There were four empty mats beside me.
Laura Guzman, director of the Mission Neighborhood Resource Center, said CHANGES was a breakthrough in getting people into beds, but when it was first launched in 2004, things were different. "You had a choice. Shelter of choice was much easier to achieve. Then Care Not Cash happened," she said.
Most of the city's beds are assigned to beneficiaries of certain programs, like Swords to Ploughshares and Newsom's signature plan Care Not Cash, or to people with mental health or substance abuse issues who have case managers.
Though beds can be turned over to the general public when they are dropped after curfew, one wonders how effectively that happens.
The challenges are worst for Latinos, refugees, and immigrants, who face language barriers and the potential hurdle of illegality.
As a result, they flood one of the few places they can get in. Dolores Street Community Services reported the second-lowest vacancy rate in January, just 5 percent. The 82-bed program hosts a waiting list and is one of the more flexible in the city deliberately so, as many of its Latino participants have jobs or work as day laborers. Marlon Mendieta, the executive program director, says, "They have a plan and just need to save up some money to move into a place."
However, rising rents have made moving on difficult. "We have people who are basically just cycling from one shelter to another," Mendieta said. "We see some who exit our shelter, find housing, but might end up back at the shelter if rent goes up or they lose work."
Providence is one of the sparest of homeless facilities and is located in a Bayview church. Unlike at other shelters, there's no hanging out here. When the doors open at 9:30 p.m. about 90 people with reservations are already lined up in the rain on its dark side street.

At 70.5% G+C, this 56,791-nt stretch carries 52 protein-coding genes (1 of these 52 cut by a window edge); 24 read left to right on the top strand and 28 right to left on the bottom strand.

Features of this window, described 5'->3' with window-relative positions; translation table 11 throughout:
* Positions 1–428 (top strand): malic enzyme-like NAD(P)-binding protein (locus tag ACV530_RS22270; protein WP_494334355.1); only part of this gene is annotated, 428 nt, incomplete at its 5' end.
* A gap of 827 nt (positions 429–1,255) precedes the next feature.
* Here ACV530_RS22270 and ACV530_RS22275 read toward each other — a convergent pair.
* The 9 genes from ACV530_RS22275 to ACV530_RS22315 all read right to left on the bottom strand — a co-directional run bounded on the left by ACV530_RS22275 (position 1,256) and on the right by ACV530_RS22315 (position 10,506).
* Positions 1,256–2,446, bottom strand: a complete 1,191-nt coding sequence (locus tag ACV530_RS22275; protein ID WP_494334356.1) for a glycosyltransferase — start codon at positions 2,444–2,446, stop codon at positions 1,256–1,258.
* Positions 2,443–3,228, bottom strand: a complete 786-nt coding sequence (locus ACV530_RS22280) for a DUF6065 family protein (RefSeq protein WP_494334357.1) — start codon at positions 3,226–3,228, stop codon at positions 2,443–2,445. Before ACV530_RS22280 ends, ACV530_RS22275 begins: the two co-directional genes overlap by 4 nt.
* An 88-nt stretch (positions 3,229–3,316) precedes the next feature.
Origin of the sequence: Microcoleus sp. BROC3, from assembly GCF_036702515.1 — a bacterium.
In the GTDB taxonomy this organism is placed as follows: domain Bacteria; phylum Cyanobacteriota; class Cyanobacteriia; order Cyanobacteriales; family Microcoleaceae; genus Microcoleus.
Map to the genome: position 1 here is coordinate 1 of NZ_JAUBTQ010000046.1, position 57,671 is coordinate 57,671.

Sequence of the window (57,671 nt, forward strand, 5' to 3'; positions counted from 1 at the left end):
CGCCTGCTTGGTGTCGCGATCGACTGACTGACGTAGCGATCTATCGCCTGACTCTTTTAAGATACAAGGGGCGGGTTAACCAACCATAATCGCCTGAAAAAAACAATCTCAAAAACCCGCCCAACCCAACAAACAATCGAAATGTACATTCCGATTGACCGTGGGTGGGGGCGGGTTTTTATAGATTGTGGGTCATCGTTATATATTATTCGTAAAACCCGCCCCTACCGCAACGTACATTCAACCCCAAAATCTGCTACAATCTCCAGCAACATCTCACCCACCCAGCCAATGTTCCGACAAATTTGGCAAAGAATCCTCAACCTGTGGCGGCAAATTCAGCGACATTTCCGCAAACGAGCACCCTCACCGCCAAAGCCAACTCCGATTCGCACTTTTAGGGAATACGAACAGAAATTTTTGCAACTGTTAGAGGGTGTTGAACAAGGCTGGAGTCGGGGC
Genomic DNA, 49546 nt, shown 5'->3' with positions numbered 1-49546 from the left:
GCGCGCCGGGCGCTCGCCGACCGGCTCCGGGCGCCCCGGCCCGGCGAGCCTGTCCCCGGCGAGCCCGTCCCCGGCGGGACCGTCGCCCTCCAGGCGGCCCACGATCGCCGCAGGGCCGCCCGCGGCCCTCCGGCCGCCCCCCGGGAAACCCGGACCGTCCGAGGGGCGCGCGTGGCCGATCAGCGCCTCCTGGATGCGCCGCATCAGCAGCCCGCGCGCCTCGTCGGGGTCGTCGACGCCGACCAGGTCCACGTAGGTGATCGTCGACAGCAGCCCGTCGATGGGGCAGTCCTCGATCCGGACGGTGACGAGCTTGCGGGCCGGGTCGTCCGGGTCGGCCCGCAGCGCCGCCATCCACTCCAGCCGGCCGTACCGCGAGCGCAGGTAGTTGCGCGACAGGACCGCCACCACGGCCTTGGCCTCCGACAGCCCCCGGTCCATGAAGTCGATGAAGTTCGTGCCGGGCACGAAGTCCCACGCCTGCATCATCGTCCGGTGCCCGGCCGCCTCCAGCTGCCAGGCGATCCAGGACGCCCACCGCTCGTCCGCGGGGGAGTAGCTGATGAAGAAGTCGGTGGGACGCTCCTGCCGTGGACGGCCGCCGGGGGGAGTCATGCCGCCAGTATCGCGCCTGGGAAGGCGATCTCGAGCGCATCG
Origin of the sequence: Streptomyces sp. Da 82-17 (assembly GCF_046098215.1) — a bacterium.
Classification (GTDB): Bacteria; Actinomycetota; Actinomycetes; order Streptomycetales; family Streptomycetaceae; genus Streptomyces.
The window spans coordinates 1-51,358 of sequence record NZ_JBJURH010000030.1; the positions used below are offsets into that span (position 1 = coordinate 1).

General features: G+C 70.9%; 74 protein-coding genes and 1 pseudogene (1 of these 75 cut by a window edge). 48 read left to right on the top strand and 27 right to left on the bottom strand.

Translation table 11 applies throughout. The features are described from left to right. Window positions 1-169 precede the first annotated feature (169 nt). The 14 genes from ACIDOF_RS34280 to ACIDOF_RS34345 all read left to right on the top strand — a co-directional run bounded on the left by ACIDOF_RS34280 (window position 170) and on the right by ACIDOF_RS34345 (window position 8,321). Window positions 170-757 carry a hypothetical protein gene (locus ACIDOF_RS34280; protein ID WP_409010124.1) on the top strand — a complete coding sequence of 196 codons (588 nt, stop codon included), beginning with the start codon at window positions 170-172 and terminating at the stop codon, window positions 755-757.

We receive one blanket apiece, and the men shuffle into the gym while I follow the other females into a smaller side room, where 12 mats are laid out on two ratty tarps. Several women immediately lie down, speechless.
The cook gives a quick blessing when plates of food arrive on two sheet pans: spaghetti, heavily dressed salad, limp green beans mixed with cooked iceberg lettuce, and a very buttery roll. It's all heavy and slightly greasy, but also warm and a closer approximation of a square meal than any of those offered by the other shelters I've stayed in so far.
Moments after I finish eating the lights are turned off, even though a couple of women are still working on their meals. A shelter monitor comes through and confiscates our cups of water, saying she just refinished the floors in here and doesn't want any spills. I notice that unlike at other shelters where I've stayed, none of the women here have bothered to change into pajamas. Some haven't even removed their shoes. I follow suit, tucking my jacket under my head for a pillow and pulling the blanket around me.
When the lights come back on at 5:45 a.m., I understand why no one changed: there's no time to get dressed. Shelter monitors enter the room, rousting sleepers with catcalls to get up and get moving. One turns on a radio, loud. They're brisk and no-nonsense, grabbing blankets and shoving them into garbage bags, pulling mats into a stack at the edge of the room.
A woman becomes perturbed by being hustled and talks back to the shelter monitor. A verbal battle ensues, with the client picking up her mat and throwing it across the room, scattering her possessions. "What a woman, what a woman," the shelter monitor yells. "We'll see if you get a bed here tonight."
Another staffer comes through with a toxic-smelling aerosol, which she sprays around us as we get ready to leave. The bathroom, the cleanest I've come across in the city's shelter system, is still a clusterfuck as a dozen women wait to use the three toilets and two sinks.